What Causes The White Frothy Substance On The Stems Of My Grapevines?

An insect known as the spittlebug causes the white frothy foam substance on stems of several types of plants.

Recently, many people with muscadine grapevines have been noticing white foam on the vines and grapes that looks like someone has been spitting on them.  Seeing this white frothy mass of foam causes alarm and concern for many people because it appears so unusual.

Many gardeners often mistake this white foam as a disease or are concerned that it is oozing from the plant itself.  In this situation the culprit is an insect known as the spittlebug.  The spittlebug is often found on many different plants including grapevines, pecan trees, shrubs, turf grass, and weeds.  Unfortunately, it is not a means of weed control.  This white “spit” is not the insect itself but is produced by the spittlebug.  If you removed some of the foam, you would see some small insects attached to the plant.  The spittlebug creates this foam like substance by secreting a fluid that when combined with air begins to bubble, which gives it a spit or foam appearance.  The spittlebug produces the substance to protect itself from other insects.  It also helps to keep them warm while developing into an adult spittlebug.

On a positive note, although seeing this mass of white foam causes concern for your plants health, the spittlebug is not known for causing any injury.  Therefore, eliminates the necessity to apply pesticides.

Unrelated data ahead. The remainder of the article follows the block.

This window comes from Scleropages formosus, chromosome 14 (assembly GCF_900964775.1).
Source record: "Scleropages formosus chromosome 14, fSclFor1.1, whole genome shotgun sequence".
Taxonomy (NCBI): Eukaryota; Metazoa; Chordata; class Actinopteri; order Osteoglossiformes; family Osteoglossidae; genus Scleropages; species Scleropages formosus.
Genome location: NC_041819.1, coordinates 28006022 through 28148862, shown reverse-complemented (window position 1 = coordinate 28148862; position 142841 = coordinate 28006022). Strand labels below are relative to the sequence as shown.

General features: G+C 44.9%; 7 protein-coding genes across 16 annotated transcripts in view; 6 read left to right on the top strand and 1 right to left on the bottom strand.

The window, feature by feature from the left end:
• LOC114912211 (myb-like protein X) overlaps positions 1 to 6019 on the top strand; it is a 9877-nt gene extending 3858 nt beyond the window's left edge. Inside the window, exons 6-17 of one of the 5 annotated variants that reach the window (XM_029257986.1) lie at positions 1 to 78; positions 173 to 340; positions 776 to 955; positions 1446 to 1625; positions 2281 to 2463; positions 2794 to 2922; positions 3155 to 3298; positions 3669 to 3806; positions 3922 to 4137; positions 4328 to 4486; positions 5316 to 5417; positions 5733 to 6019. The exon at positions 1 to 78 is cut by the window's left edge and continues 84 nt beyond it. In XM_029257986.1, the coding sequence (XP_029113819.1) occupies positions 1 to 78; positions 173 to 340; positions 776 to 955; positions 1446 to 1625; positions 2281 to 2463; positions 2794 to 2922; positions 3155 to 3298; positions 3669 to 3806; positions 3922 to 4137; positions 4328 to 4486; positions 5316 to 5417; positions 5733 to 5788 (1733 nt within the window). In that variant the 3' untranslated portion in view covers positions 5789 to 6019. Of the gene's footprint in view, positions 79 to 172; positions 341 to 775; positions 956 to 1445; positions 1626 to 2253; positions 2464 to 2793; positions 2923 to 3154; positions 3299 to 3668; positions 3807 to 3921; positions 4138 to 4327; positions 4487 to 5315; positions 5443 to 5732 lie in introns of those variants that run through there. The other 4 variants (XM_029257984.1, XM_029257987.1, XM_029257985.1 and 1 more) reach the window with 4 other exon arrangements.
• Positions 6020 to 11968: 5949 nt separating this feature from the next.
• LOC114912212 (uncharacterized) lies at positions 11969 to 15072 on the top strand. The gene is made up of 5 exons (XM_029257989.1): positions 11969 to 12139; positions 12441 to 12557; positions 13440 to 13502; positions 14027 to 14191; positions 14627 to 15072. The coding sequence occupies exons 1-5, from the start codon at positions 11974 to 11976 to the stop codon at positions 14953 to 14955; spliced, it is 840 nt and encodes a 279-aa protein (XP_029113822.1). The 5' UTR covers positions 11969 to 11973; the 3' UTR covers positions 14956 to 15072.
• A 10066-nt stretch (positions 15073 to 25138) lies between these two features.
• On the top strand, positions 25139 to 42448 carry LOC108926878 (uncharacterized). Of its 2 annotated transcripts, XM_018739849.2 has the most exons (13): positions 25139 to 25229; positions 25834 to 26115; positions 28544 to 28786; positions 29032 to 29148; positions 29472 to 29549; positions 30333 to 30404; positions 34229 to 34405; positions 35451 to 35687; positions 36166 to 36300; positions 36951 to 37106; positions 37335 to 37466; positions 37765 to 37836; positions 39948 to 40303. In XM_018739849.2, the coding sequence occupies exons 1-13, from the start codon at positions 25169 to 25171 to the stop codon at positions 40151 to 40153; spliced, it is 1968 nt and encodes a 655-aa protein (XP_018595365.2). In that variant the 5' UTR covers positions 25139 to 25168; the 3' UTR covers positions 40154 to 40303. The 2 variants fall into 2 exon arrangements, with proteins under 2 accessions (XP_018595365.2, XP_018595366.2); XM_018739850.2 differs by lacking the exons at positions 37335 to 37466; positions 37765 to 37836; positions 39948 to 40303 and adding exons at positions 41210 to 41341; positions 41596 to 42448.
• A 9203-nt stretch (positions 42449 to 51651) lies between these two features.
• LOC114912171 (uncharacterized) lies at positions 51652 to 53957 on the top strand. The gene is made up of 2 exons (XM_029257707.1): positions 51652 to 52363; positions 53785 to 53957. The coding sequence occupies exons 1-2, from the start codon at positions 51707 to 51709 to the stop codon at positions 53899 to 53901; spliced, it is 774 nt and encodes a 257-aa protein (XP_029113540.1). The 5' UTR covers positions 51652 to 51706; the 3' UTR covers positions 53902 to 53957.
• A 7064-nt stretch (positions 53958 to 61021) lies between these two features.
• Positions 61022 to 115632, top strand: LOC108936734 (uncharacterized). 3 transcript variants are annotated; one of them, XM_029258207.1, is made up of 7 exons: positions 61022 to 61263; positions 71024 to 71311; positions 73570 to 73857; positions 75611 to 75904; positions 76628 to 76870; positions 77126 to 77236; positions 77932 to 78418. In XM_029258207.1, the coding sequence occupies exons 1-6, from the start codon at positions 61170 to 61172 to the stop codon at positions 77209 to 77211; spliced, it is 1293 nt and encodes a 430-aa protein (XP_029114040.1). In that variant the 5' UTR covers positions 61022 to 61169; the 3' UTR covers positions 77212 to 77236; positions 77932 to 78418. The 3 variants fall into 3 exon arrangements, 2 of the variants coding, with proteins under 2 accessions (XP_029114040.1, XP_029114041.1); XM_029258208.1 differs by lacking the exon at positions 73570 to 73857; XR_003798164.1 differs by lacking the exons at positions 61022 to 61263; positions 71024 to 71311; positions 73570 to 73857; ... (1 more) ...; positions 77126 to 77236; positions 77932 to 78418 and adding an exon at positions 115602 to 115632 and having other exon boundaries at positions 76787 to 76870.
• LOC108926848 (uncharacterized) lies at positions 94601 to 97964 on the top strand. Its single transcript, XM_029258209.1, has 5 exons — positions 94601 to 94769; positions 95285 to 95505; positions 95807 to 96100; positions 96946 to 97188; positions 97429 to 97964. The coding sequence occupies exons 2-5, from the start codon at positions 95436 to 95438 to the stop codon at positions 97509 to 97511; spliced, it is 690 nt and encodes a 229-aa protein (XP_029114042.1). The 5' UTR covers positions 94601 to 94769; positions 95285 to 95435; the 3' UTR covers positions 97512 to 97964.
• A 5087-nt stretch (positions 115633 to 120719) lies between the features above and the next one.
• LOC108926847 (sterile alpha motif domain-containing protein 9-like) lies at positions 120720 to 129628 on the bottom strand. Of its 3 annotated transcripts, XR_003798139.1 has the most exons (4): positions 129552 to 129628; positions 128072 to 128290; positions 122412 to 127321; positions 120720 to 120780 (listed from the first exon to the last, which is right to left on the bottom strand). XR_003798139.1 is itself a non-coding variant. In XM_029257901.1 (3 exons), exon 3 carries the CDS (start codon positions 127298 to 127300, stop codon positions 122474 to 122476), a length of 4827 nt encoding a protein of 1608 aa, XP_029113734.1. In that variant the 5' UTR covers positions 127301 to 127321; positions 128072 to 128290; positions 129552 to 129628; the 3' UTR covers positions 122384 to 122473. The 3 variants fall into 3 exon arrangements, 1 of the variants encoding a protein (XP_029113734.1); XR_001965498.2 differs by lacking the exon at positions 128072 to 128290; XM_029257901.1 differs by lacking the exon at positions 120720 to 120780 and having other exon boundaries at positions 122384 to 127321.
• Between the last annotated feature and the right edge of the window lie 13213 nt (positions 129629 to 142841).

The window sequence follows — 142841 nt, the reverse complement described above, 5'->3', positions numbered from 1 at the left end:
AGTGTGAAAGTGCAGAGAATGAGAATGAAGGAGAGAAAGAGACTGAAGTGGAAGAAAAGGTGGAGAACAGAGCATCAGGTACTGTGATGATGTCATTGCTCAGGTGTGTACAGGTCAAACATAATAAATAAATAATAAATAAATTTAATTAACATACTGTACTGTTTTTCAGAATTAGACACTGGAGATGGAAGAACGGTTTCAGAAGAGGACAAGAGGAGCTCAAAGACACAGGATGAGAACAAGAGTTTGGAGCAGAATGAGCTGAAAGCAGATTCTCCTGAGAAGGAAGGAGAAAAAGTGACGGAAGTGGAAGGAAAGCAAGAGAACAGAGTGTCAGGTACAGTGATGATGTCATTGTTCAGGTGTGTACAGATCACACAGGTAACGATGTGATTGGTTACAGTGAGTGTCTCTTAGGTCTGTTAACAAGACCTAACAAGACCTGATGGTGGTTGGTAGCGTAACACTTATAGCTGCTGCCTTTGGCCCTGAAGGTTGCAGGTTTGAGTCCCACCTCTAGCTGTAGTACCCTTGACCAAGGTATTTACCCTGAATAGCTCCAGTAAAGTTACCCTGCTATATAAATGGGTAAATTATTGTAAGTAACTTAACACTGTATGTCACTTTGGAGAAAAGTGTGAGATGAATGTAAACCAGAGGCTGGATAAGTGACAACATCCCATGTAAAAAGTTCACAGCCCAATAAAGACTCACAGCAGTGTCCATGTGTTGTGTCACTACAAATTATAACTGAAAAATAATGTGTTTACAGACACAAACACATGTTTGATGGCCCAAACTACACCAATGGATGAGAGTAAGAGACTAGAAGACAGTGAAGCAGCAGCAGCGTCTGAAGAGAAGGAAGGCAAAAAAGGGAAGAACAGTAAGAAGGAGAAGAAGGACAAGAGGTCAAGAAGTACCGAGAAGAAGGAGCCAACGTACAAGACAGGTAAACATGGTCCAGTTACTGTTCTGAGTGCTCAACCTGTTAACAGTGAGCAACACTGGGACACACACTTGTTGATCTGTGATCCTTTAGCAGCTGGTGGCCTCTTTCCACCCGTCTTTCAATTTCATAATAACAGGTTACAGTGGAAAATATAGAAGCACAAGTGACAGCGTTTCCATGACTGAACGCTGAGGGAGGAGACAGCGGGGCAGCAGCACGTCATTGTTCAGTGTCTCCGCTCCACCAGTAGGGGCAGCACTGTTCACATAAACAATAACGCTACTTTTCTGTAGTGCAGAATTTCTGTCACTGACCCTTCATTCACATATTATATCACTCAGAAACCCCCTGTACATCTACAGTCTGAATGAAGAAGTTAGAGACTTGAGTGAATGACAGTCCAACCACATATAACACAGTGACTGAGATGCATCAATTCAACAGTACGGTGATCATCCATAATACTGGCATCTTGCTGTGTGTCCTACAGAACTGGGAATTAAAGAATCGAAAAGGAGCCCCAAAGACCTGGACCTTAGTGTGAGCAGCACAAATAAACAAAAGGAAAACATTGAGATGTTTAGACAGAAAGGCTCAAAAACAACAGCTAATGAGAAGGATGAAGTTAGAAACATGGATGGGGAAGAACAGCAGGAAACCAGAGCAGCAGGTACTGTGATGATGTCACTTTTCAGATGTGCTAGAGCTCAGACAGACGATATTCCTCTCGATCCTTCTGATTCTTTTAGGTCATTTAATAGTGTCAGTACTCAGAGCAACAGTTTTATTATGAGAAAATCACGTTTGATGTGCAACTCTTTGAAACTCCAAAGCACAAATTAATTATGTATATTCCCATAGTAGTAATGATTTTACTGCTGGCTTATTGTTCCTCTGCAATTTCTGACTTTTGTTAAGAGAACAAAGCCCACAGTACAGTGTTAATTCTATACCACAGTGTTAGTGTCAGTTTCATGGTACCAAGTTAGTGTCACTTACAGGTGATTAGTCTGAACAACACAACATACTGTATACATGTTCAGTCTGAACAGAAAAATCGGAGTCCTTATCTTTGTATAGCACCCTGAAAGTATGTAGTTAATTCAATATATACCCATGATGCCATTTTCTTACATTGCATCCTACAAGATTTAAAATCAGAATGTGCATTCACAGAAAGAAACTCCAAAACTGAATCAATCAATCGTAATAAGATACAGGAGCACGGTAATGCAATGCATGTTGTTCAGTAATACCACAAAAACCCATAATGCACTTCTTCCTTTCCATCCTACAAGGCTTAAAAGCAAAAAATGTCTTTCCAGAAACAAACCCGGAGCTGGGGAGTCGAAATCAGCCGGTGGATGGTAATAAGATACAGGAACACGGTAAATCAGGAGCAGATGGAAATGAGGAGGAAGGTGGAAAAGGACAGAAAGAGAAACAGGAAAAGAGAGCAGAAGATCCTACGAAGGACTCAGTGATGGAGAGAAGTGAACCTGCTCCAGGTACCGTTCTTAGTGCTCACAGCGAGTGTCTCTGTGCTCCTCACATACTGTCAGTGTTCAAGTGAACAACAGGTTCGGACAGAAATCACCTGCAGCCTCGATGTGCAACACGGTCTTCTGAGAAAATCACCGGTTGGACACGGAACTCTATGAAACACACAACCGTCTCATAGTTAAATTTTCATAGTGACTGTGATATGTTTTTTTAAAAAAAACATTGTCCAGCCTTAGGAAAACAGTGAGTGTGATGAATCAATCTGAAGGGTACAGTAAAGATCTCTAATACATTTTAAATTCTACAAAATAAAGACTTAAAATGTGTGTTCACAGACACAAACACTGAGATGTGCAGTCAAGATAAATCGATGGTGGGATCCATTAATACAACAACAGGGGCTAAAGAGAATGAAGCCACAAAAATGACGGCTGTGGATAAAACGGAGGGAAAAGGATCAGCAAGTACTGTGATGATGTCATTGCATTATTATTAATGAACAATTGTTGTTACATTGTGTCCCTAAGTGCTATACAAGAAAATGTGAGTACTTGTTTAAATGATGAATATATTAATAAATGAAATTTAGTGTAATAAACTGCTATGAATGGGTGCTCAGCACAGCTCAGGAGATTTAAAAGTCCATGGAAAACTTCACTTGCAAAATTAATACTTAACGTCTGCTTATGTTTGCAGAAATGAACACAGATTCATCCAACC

If you find the appearance of the foam to be unsightly, just hose down the plant to wash it away or wait for the next good rain shower to take care of it.  Whether you call the unsightly appearance on your plants foam or spit, rest assured that the spittlebug will not harm the plants and no treatment is necessary or recommended.

Reminder:  A growing program this year is the “Sampson County Friends of Horticulture”. This program offers monthly “How To” Horticultural Seminars.  Please call (910) 592-7161 for more information.  Please call the Sampson County Cooperative Extension Center at (910) 592-7161 with your horticultural questions and to register for any upcoming events.  Be sure to check out the Ask An Expert Widget at sampson.ces.ncsu.edu for any questions you may have.

Written By

Della KingExtension Agent, Agriculture - Field Crops (910) 592-7161 (Office) Sampson County, North Carolina

Posted on Sep 4, 2012

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